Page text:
World War 2 Stories for Sheffield

                     Arthur Allott 

Liberation Of Europe

By Actiondesk Sheffield

People in story: Arthur Allott, Bill Cooper, Syd Smith, Harry Adams and Macdonald
Location of story: Normandy to Germany
Unit name: B Flight 658 Squadron A.O.P.
Background to story: Army


This story was submitted to the People’s War site by Bill Ross of the ‘Action Desk – Sheffield’ Team on behalf of Arthur Allott, and has been added to the site with the author’s permission. The author fully understands the site's terms and conditions.

We started in Normandy, then we went through the Falaise Gap where we lost 2 men after being bombed and machine-gunned. We followed the Armoured Guards into Brussels where we were met by three ladies who took us home. ‘Us’ being Bill Cooper, Harry Adams and myself. The ladies’ father had served a bottle of Brandy for the first British troops who came to his house.

From there, we were trying to get to Arnhem which we didn’t manage, we only got to Nim Bridge where we lost a plane that was shot down. Our unit was an Air Observation Post whose function was to direct artillery fire onto targets. I was in the R.A.F. attached to the army; the pilots were actually army captains and we were attached to the 30 Corps.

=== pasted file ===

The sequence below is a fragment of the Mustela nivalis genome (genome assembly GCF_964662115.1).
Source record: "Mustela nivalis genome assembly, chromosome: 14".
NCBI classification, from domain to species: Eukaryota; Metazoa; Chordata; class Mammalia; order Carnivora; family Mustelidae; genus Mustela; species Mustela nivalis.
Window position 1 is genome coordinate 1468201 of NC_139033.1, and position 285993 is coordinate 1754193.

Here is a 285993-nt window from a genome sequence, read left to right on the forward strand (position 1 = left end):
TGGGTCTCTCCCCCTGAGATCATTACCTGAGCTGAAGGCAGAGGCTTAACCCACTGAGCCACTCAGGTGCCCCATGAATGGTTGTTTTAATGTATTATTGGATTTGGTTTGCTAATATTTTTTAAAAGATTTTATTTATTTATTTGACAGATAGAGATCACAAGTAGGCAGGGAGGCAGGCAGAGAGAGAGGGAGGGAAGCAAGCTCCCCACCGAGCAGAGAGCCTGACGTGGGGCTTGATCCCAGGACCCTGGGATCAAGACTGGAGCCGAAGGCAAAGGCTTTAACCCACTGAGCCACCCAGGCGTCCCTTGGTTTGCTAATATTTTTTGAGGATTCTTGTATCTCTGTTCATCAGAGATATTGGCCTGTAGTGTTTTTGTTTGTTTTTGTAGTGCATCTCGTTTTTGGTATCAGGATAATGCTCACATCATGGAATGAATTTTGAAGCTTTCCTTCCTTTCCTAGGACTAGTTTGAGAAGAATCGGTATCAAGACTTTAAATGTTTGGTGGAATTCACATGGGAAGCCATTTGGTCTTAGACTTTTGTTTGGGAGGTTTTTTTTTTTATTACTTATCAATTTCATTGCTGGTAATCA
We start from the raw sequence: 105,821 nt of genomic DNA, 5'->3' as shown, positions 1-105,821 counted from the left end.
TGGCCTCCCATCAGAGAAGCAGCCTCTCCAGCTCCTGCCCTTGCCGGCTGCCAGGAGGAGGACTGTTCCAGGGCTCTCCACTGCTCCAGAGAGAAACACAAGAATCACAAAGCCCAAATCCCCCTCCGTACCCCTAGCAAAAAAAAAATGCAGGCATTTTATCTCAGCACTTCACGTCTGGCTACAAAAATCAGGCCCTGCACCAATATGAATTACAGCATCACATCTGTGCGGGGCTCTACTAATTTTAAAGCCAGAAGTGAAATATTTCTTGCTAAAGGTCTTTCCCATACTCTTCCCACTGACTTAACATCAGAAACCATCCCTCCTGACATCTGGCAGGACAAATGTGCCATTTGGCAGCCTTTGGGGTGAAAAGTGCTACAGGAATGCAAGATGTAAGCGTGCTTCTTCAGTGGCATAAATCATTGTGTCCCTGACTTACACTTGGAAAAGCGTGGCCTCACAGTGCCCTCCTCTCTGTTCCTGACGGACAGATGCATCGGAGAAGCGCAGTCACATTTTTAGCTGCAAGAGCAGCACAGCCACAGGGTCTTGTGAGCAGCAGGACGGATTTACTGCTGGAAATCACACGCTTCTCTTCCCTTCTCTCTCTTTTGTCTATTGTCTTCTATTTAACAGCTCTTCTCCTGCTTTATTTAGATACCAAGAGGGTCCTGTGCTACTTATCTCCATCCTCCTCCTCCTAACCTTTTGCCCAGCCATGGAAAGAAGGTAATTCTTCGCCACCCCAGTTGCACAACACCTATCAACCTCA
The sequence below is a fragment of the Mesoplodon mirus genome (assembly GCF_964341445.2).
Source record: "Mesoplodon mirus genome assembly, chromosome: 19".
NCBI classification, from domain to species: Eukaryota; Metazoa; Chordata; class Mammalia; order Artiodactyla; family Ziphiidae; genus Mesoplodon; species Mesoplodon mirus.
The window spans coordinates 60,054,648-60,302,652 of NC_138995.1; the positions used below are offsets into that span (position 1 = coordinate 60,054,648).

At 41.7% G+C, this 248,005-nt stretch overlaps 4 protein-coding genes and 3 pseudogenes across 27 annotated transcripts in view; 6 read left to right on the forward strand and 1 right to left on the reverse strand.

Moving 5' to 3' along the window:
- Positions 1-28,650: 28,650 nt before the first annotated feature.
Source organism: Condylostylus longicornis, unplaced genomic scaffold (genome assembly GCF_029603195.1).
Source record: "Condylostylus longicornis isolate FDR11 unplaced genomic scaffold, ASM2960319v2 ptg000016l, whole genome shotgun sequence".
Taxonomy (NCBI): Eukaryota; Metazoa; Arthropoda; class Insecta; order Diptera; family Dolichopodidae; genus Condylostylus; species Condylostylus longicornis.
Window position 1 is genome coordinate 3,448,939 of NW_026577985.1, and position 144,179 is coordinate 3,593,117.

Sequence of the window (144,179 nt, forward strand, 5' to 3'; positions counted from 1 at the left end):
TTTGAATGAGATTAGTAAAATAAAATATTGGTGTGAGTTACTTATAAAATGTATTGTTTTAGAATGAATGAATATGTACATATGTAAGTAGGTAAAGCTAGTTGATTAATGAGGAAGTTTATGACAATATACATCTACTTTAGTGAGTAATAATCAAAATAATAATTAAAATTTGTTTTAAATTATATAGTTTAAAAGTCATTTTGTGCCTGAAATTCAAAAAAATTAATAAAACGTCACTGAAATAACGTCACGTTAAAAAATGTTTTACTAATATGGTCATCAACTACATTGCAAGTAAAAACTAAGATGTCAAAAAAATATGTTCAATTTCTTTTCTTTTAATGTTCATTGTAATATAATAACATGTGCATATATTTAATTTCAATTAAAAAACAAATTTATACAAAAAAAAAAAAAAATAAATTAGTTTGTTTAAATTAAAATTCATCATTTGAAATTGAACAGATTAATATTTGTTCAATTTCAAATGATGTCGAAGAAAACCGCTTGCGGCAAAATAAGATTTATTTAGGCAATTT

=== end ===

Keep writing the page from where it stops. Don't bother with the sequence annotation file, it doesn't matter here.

The next battle was the Rhine crossing where we had a grandstand view of the paratroopers dropping. Later, we lost another plane which was shot down; two people were killed. Meanwhile, whilst in Holland, we were taken for dinner at a house in Treebeck; they were very kind to us; they had two little girls whom I still have a photo of.

The next battle was the Battle Of The Bulge in the Ardennes. We were in a little village outside Brussels arranging a Christmas party for the kids. We had made a great spread, but unfortunately, we had to move for the Germans had broken through the Ardennes.

I often wonder how these kids went on. Syd Smith was a great friend whom I haven’t seen since the war. He lives in Berkhampstead in Hertfordshire, Bill Cooper lives in Newcastle, Harry Adams, in London and MacDonald lives in Huddersfield (assuming they are still living of course).

“We will never see the likes again.”